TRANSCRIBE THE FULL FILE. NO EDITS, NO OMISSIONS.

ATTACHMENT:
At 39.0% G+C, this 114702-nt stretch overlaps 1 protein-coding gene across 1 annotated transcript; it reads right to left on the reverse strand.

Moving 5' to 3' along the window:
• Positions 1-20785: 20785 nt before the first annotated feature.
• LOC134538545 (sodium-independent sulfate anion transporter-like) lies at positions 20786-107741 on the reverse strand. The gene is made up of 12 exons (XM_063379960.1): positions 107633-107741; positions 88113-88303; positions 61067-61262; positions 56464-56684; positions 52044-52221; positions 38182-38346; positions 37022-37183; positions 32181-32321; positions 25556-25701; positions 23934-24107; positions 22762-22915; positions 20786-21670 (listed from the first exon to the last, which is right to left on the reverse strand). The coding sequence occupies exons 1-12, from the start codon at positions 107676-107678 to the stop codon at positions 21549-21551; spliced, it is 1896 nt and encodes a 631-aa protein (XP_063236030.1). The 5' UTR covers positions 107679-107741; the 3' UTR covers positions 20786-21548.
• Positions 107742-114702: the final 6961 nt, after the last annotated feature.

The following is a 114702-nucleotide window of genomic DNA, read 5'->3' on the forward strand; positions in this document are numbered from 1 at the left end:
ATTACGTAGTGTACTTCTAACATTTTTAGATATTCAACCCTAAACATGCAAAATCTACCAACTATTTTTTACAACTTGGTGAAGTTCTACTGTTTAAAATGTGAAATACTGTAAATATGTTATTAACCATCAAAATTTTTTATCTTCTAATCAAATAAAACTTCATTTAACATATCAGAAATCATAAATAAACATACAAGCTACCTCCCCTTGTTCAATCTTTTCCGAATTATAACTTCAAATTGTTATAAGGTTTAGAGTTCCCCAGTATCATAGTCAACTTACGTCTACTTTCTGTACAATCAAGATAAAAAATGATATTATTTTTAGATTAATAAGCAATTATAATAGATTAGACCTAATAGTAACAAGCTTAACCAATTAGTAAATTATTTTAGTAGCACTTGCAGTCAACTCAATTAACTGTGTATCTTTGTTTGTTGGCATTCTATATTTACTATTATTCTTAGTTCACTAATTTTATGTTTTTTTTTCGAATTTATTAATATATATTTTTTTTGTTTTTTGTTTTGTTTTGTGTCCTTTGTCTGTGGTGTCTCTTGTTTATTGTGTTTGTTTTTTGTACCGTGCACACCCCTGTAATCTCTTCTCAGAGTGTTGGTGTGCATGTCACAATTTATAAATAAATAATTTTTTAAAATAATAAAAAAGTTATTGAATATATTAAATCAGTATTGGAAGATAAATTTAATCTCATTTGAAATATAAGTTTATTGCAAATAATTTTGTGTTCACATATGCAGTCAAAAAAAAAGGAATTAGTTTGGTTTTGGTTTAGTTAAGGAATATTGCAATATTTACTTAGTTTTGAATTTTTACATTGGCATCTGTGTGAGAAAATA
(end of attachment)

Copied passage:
At 39.0% G+C, this 114702-nt stretch overlaps 1 protein-coding gene across 1 annotated transcript; it reads right to left on the reverse strand.

Moving 5' to 3' along the window:
• Positions 1-20785: 20785 nt before the first annotated feature.
• LOC134538545 (sodium-independent sulfate anion transporter-like) lies at positions 20786-107741 on the reverse strand. The gene is made up of 12 exons (XM_063379960.1): positions 107633-107741; positions 88113-88303; positions 61067-61262; positions 56464-56684; positions 52044-52221; positions 38182-38346; positions 37022-37183; positions 32181-32321; positions 25556-25701; positions 23934-24107; positions 22762-22915; positions 20786-21670 (listed from the first exon to the last, which is right to left on the reverse strand). The coding sequence occupies exons 1-12, from the start codon at positions 107676-107678 to the stop codon at positions 21549-21551; spliced, it is 1896 nt and encodes a 631-aa protein (XP_063236030.1). The 5' UTR covers positions 107679-107741; the 3' UTR covers positions 20786-21548.
• Positions 107742-114702: the final 6961 nt, after the last annotated feature.

The following is a 114702-nucleotide window of genomic DNA, read 5'->3' on the forward strand; positions in this document are numbered from 1 at the left end:
ATTACGTAGTGTACTTCTAACATTTTTAGATATTCAACCCTAAACATGCAAAATCTACCAACTATTTTTTACAACTTGGTGAAGTTCTACTGTTTAAAATGTGAAATACTGTAAATATGTTATTAACCATCAAAATTTTTTATCTTCTAATCAAATAAAACTTCATTTAACATATCAGAAATCATAAATAAACATACAAGCTACCTCCCCTTGTTCAATCTTTTCCGAATTATAACTTCAAATTGTTATAAGGTTTAGAGTTCCCCAGTATCATAGTCAACTTACGTCTACTTTCTGTACAATCAAGATAAAAAATGATATTATTTTTAGATTAATAAGCAATTATAATAGATTAGACCTAATAGTAACAAGCTTAACCAATTAGTAAATTATTTTAGTAGCACTTGCAGTCAACTCAATTAACTGTGTATCTTTGTTTGTTGGCATTCTATATTTACTATTATTCTTAGTTCACTAATTTTATGTTTTTTTTTCGAATTTATTAATATATATTTTTTTTGTTTTTTGTTTTGTTTTGTGTCCTTTGTCTGTGGTGTCTCTTGTTTATTGTGTTTGTTTTTTGTACCGTGCACACCCCTGTAATCTCTTCTCAGAGTGTTGGTGTGCATGTCACAATTTATAAATAAATAATTTTTTAAAATAATAAAAAAGTTATTGAATATATTAAATCAGTATTGGAAGATAAATTTAATCTCATTTGAAATATAAGTTTATTGCAAATAATTTTGTGTTCACATATGCAGTCAAAAAAAAAGGAATTAGTTTGGTTTTGGTTTAGTTAAGGAATATTGCAATATTTACTTAGTTTTGAATTTTTACATTGGCATCTGTGTGAGAAAATA